NEW YORK (Reuters) - A federal judge in Los Angeles has dismissed a lawsuit brought by a surrogate mother of triplets seeking to overturn California’s surrogacy law and name her as the children’s mother.
U.S. District Judge Otis Wright on Monday acknowledged the “gravity” of the claims brought by the surrogate mother, Melissa Cook, but said they should be decided by California’s state courts, which have so far ruled against her.
Cook, 48, filed her lawsuit in federal court in Los Angeles in February shortly before the triplet’s father, identified in court documents as C.M., won an order from a California state court naming him as the sole parent.
Harold Cassidy, Cook’s lawyer, said he planned to appeal Wright’s ruling and to file a new lawsuit for custody in state court in Georgia, where C.M. lives.
C.M.’s lawyer could not be reached immediately for comment.
In the federal lawsuit, Cook said the California law authorizing surrogacy contracts is unconstitutional because it treats babies “as a commodity or as chattel.”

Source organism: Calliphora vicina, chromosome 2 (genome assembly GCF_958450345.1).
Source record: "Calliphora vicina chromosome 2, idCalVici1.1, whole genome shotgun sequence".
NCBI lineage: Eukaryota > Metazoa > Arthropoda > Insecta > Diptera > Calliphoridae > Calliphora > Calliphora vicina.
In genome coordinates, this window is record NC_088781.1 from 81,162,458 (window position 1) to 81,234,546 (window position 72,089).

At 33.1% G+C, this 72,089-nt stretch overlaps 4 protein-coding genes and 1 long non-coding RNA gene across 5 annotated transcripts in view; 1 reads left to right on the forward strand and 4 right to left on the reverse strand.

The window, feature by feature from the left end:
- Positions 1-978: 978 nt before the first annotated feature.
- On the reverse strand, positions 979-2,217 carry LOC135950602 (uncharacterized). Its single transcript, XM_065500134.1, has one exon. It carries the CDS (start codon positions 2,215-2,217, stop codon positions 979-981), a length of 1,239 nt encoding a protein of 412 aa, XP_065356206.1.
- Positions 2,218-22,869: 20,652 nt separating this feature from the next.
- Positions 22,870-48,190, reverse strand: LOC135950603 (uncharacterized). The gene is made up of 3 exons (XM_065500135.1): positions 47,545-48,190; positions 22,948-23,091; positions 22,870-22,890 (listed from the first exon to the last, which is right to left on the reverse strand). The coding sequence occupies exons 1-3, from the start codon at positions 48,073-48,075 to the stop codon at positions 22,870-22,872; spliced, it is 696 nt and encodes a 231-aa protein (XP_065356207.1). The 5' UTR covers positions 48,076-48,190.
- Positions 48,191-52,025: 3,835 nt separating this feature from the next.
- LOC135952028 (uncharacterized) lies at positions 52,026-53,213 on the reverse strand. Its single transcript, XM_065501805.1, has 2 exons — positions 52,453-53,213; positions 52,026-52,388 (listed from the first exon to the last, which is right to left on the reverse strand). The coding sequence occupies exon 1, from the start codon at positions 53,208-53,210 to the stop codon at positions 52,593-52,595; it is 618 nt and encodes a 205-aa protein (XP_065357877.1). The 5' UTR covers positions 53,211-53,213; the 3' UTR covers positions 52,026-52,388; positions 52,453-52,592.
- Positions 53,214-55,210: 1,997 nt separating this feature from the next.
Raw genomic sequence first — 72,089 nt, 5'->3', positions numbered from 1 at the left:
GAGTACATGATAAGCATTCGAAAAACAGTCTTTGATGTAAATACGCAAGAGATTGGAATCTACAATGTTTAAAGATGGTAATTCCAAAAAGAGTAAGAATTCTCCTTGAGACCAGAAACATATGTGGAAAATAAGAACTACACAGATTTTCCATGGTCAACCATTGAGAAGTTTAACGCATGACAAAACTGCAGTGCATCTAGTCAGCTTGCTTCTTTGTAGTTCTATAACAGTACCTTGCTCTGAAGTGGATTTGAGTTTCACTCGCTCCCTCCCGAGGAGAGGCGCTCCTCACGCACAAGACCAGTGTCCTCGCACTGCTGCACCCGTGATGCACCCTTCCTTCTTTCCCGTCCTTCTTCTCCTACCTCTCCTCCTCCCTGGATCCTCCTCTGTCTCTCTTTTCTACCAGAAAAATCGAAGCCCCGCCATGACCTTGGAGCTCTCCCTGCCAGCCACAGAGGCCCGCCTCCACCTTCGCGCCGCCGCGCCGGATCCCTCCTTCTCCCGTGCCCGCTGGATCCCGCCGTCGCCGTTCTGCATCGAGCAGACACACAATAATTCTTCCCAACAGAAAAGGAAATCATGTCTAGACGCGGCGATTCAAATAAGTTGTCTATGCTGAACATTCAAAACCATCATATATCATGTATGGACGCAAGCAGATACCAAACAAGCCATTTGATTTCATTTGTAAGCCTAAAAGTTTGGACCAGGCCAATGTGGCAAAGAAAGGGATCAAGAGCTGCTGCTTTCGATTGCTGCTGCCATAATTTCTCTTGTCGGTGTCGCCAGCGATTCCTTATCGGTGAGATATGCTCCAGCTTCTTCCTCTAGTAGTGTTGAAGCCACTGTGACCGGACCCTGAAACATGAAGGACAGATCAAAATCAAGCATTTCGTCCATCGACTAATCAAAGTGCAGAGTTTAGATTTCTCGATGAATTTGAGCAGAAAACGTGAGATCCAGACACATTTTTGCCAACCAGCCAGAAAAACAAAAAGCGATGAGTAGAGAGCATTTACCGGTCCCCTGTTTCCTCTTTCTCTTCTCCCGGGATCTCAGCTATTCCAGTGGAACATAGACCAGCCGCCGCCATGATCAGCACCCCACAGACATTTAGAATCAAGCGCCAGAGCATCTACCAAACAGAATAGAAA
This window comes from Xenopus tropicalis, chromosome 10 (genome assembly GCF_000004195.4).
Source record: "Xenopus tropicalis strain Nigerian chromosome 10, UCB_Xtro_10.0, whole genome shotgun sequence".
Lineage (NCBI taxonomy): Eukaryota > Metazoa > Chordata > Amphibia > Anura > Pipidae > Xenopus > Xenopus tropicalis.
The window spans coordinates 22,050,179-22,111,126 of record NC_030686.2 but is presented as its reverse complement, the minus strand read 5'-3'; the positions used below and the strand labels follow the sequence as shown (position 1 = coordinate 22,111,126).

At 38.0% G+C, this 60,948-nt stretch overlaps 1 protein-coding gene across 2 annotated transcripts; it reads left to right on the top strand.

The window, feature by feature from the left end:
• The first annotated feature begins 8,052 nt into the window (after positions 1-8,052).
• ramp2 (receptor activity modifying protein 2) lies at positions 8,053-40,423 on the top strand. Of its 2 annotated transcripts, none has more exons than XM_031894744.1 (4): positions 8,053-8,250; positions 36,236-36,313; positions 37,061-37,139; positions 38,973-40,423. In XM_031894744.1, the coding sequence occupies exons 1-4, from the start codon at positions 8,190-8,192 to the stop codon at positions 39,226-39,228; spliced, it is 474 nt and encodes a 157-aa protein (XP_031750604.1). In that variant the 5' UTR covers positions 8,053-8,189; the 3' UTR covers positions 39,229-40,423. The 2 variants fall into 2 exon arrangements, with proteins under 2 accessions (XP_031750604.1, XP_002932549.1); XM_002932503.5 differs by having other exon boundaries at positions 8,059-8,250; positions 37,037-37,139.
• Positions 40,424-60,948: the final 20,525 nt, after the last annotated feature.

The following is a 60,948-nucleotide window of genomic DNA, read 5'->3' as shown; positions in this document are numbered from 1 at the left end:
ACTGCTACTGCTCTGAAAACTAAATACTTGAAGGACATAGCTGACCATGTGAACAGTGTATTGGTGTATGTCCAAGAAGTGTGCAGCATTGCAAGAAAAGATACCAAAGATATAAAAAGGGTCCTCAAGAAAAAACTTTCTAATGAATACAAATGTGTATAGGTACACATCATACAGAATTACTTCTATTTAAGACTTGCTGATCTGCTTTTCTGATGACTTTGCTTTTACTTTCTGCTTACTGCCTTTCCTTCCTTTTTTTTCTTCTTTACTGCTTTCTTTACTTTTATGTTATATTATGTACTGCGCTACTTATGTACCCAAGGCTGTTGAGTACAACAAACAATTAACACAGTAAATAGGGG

Cook asked the federal court to overturn the state law, which says that surrogacy contracts are presumed to be valid, and to require that she be listed as the mother on the babies’ birth certificates.
Wright, in dismissing the case on Monday, said he must allow the state appeals court to rule on Cook’s pending appeal of the February state court order.
Though he did not rule on the merits, he said that if Cook won it could effectively end surrogacy in the state by allowing a surrogate mother to claim parental rights “at her whim.”
Cook was connected with the father through a surrogacy brokerage and agreed to act as a surrogate for him in 2015, according to Wright’s opinion. The biological mother was an anonymous egg donor.
In August 2015, three male embryos were implanted in Cook’s uterus. Shortly after that, her doctor confirmed that all three were viable.
During her pregnancy, Cook’s relationship with C.M., who she learned was a deaf 50-year-old postal worker who lived with his parents, became contentious, according to Wright’s opinion.
C.M. repeatedly asked Cook to abort one of the fetuses, saying he could not afford to care for all three.
The triplets were born prematurely later that month and kept in intensive care at Panorama City Medical Center in Los Angeles, according to the opinion. In April, they were released to C.M.’s care.
The case is Cook v. Harding et al, U.S. District Court, Central District of California, No. 16-cv-00742.
Reporting by Brendan Pierson in New York; Editing by Alexia Garamfalvi and Leslie Adler